Blogpost 054 – Infection
Dear friends of Centers for Healing,
Infection. It’s a pretty dreaded word, and rightfully so. “Infection” conjures images of white face masks, hospital beds, and general feelings of uneasiness. Perhaps we remember our last hard bout with the flu. For some of you, I know your own memories are much more painful, as you dealt – and may still be dealing – with much more serious illnesses, like Lyme disease, for example.
For some of you, I know your own memories are much more painful, as you dealt – and may still be dealing – with much more serious illnesses, like Lyme disease, for example.
Now, regarding Lyme disease, you’ll recall the distinction I’ve repeatedly made between having the Borrelia burgdorferi pathogen along for the ride, on the one hand, and having an active Lyme infection attacking your system, on the other.
Precisely because I’ve lately been discussing Lyme and its detection methods, I thought it would be opportune to dedicate a few posts to the general nature of infection itself.
The Four Stages of Infection
So, exactly what is an infection?
Medical science has different opinions on this matter. However, generally speaking, I think we can establish at least four more or less distinct phases for most infectious diseases. Even then, different authorities have their own preferred names for each of these.
Dr. Paridhi Anand, of SUNY Downstate Medical Center, does a great job of outlining them in her post on Quora:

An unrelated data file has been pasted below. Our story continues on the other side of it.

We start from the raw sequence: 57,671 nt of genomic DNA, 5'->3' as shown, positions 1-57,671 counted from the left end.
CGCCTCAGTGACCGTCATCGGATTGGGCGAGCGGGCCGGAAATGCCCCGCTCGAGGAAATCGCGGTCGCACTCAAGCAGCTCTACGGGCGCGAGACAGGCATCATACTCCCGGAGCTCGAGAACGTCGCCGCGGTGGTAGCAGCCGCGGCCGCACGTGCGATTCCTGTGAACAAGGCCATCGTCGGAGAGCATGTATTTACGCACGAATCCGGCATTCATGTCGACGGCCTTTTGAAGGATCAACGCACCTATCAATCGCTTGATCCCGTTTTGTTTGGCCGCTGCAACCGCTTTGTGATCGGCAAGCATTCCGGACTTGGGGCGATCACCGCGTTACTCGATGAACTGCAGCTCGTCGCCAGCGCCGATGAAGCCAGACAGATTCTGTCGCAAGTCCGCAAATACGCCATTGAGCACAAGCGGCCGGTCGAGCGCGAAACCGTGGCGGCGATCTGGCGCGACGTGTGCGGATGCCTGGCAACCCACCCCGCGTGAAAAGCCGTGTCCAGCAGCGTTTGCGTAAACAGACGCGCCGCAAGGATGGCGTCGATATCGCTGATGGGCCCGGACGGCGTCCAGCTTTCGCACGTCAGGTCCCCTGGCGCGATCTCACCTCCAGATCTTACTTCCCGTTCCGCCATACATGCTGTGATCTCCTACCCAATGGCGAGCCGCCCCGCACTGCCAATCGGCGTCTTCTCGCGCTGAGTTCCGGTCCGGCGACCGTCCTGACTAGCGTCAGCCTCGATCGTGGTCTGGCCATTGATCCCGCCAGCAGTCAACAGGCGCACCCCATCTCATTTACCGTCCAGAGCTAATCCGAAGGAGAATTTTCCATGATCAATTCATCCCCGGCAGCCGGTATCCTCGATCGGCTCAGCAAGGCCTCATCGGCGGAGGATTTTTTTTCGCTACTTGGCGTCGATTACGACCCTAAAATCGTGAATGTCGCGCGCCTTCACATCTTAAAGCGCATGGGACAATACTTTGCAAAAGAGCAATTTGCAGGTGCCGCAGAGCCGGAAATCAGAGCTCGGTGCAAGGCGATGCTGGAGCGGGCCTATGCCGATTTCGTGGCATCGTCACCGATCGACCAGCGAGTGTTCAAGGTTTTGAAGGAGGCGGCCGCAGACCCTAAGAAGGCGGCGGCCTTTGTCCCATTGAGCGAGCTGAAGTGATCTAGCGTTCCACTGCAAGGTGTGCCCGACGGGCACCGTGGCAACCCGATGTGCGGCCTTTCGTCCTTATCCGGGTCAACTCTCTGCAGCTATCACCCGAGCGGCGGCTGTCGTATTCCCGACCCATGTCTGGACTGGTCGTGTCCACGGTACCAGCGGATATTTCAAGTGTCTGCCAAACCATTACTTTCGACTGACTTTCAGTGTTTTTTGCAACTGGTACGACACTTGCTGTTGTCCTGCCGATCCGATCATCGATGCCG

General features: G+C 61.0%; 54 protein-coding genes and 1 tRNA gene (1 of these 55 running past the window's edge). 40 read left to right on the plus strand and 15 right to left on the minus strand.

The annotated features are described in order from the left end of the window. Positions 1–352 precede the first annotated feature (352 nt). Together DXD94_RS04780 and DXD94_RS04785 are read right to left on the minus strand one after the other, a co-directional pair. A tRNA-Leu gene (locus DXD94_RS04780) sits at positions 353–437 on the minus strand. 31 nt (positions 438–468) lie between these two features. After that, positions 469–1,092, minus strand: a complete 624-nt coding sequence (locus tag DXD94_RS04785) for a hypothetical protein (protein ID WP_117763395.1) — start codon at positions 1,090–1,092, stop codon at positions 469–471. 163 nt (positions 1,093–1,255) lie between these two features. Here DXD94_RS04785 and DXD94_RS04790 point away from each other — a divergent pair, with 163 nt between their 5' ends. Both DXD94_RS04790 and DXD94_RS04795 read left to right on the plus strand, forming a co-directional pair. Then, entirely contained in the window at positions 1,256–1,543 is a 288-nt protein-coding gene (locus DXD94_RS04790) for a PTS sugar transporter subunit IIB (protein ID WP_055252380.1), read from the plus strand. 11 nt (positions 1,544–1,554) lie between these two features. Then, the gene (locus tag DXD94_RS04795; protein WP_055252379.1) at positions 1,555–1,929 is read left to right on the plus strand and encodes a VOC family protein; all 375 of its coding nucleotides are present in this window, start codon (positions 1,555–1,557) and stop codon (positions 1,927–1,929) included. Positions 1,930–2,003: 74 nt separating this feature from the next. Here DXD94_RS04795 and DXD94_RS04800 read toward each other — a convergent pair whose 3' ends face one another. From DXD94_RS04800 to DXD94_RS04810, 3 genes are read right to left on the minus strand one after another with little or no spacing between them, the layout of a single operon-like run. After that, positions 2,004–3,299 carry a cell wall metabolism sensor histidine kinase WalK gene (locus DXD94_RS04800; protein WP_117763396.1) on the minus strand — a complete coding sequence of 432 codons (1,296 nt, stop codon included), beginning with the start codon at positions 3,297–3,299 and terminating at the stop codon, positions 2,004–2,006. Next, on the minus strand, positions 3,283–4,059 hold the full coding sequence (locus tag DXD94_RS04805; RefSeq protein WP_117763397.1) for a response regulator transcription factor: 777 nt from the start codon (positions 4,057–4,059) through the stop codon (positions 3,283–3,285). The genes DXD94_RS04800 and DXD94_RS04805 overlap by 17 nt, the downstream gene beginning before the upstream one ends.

- Incubation period
- Prodromal period
- Acute period
- Convalescence period
Let’s have a look at the first: the incubation period. As Dr. Anand explains, incubation “is the period between exposure to a pathogen and when symptoms and/or signs are first apparent. This phase signifies the period taken by the multiplying organism to reach a population necessary to produce symptoms in the host.”
Back to Lyme
Returning to our discussion of Lyme disease, it should be clear that this description applies to the normally commensal period of Borrelia burgdorferi within its host. If that host has strong autonomic nervous and immune systems, then it is possible for the infection to remain at that level. In such a case, we don’t speak of an “active infection.”
An analogy I’ve used already is that of having the varicella zoster virus within you after a bout of childhood chicken pox. The virus is there forever, but that doesn’t necessarily mean you’ll wake up in the middle of some night with a shingles rash. A similar example is the very important difference between being diagnosed as HIP positive and actually having AIDS.
We’ll continue the discussion next week, with a look at the prodomal phase, or period, of infection. For now, keep well, and enjoy the last few days of summer!
All the best,
Dr. Blanche Grube